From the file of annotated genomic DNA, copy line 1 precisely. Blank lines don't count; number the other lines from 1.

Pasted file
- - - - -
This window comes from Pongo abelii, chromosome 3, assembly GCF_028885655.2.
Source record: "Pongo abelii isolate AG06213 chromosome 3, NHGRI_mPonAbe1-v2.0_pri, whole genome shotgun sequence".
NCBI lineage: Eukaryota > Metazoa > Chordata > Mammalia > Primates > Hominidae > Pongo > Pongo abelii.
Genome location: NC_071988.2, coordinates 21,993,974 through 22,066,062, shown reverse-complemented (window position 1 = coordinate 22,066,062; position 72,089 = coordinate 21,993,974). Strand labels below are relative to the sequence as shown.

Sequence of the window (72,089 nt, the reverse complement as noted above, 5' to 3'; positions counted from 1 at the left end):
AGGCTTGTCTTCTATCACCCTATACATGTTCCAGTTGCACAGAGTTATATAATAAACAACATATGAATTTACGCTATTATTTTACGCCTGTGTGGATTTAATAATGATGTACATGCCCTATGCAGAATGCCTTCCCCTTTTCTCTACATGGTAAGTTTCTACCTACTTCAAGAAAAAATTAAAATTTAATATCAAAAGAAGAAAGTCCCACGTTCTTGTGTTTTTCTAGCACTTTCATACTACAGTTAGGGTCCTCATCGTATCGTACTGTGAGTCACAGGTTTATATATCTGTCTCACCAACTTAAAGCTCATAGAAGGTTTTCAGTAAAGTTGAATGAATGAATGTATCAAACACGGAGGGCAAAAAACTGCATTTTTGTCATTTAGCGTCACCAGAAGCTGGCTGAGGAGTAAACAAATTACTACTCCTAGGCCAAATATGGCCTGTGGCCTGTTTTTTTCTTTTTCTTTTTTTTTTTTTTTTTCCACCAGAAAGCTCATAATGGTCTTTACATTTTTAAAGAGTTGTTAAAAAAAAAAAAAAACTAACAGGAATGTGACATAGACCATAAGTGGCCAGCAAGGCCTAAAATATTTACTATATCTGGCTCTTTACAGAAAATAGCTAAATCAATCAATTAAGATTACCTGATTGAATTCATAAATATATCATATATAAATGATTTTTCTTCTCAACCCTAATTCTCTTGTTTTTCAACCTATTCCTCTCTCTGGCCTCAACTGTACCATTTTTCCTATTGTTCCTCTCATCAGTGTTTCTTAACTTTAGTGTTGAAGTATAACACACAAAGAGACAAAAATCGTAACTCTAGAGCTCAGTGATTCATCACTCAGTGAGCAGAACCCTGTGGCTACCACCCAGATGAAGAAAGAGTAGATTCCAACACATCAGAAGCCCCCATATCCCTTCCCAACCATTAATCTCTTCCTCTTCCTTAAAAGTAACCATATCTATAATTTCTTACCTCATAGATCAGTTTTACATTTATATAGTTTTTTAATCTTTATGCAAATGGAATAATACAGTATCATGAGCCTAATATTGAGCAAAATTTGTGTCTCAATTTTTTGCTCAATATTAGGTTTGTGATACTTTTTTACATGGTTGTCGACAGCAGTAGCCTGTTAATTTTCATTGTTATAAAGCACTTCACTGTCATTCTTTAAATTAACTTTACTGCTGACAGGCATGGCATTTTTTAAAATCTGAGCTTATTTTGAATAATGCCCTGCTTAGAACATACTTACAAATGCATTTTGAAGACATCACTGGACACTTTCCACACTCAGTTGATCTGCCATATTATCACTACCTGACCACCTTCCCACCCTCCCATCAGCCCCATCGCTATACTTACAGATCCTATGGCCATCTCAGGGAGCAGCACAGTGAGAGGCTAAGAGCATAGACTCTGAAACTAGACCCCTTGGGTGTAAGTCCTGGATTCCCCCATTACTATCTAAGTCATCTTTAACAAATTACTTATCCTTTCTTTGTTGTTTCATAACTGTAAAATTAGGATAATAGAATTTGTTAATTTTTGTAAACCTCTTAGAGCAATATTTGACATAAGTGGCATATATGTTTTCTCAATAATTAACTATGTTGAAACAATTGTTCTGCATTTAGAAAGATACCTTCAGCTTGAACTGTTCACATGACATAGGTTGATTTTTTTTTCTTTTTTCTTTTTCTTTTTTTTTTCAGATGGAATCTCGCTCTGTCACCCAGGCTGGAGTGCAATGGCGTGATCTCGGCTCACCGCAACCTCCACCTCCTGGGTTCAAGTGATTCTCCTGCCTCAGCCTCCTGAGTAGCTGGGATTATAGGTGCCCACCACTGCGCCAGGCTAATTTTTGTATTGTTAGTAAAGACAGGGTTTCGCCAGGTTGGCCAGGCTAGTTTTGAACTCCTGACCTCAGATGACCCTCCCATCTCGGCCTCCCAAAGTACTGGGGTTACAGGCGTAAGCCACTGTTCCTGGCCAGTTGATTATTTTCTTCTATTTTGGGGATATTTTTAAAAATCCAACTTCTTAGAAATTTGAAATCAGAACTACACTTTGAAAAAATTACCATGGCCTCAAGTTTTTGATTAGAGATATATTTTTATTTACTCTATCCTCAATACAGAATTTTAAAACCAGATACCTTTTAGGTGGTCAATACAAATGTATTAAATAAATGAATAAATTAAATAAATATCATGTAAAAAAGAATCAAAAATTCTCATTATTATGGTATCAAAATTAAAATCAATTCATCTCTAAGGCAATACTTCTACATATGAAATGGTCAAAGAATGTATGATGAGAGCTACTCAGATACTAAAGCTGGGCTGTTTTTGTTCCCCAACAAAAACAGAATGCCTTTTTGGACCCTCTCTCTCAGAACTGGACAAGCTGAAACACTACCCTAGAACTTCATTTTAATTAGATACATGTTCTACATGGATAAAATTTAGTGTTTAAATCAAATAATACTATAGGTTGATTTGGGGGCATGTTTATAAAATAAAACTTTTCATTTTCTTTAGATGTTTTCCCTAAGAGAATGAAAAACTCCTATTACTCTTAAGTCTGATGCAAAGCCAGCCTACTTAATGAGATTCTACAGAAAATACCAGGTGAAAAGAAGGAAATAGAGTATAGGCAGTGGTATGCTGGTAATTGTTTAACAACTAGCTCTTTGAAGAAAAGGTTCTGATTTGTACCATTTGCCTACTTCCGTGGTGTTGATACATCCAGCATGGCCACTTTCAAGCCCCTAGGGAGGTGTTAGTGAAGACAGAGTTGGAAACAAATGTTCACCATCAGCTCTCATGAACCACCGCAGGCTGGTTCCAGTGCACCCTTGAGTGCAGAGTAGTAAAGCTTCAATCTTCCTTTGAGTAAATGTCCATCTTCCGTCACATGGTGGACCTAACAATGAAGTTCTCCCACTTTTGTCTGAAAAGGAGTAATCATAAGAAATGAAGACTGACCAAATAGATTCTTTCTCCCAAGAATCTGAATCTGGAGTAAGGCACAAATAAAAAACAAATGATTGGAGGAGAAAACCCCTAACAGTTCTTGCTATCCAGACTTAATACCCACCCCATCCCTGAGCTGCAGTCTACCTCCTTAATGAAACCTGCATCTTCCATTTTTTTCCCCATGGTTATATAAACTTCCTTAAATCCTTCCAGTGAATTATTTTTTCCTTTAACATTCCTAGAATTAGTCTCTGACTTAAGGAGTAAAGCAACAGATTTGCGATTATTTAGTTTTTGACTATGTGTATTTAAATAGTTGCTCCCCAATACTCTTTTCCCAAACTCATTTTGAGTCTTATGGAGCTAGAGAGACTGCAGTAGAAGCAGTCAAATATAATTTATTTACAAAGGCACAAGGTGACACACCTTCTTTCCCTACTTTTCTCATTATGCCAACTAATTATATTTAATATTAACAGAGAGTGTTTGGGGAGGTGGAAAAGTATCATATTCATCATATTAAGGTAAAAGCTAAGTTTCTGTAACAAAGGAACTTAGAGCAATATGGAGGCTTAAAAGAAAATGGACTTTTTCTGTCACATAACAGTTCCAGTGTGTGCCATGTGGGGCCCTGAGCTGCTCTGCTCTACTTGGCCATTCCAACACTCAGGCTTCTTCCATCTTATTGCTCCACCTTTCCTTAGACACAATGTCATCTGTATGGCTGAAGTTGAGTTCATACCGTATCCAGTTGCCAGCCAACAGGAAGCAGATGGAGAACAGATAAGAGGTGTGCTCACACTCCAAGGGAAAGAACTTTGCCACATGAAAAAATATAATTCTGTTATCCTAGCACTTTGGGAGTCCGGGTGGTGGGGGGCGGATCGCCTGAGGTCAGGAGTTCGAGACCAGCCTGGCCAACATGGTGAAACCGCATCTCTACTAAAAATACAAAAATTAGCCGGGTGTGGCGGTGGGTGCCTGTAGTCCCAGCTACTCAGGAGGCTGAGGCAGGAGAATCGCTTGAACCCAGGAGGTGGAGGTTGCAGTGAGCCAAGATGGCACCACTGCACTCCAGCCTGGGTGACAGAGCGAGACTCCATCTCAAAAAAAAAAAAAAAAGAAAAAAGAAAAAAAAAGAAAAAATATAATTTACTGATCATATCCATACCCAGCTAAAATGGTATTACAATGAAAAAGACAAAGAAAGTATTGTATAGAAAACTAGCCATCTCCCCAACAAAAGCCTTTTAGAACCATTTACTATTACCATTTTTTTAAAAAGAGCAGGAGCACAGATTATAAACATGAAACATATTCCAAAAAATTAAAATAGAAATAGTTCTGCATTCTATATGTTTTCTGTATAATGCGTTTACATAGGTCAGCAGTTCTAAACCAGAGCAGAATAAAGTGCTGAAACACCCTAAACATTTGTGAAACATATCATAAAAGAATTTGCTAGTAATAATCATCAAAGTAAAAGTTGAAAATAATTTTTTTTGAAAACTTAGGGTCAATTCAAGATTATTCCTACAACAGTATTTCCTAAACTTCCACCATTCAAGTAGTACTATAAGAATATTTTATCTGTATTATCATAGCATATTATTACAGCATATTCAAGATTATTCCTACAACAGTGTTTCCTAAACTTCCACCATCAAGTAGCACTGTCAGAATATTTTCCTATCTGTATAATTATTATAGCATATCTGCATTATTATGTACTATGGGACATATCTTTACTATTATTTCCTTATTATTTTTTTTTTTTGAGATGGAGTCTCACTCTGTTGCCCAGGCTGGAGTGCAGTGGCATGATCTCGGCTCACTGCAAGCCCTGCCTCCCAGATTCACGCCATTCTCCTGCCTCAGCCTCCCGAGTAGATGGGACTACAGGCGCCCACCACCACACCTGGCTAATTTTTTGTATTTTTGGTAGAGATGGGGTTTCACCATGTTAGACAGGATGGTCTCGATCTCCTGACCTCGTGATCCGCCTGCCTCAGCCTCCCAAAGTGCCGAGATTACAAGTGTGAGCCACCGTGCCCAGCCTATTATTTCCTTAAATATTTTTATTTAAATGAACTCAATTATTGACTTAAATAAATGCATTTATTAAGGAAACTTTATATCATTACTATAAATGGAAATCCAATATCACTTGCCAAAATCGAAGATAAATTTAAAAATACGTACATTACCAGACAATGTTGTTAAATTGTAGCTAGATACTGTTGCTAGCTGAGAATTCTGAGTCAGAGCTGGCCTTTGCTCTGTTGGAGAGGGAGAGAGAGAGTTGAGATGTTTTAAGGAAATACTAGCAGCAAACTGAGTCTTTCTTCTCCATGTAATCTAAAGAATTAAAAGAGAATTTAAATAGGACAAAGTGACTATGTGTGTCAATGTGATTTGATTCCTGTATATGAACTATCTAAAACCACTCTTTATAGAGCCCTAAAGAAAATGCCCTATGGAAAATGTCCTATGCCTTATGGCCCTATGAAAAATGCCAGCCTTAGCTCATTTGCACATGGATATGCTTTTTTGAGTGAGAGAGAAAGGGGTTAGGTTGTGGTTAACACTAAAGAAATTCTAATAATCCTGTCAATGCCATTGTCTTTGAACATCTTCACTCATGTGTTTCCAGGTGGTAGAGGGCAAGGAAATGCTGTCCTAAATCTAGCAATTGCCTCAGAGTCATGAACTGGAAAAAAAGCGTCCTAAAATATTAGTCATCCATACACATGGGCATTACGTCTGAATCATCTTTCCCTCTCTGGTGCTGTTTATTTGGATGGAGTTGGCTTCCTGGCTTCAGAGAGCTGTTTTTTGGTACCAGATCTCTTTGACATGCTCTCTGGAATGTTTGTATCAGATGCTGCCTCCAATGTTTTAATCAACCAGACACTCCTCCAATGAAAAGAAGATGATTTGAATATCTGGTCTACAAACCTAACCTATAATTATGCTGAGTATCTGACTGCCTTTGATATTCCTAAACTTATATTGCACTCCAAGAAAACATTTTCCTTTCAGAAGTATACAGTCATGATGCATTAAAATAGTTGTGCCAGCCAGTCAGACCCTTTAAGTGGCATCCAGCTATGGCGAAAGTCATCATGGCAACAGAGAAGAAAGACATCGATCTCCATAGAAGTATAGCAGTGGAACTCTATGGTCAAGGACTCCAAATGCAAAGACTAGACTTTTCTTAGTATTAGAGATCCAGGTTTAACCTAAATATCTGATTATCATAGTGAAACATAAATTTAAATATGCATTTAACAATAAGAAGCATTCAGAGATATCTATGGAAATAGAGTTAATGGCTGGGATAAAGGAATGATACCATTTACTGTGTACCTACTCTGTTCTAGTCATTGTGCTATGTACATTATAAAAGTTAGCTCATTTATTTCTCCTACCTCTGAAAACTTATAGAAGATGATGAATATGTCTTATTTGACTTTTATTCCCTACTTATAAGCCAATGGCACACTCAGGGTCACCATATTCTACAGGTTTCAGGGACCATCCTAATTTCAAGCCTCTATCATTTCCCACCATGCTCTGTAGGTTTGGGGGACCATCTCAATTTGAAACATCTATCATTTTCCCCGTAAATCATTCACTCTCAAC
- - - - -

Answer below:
This window comes from Pongo abelii, chromosome 3, assembly GCF_028885655.2.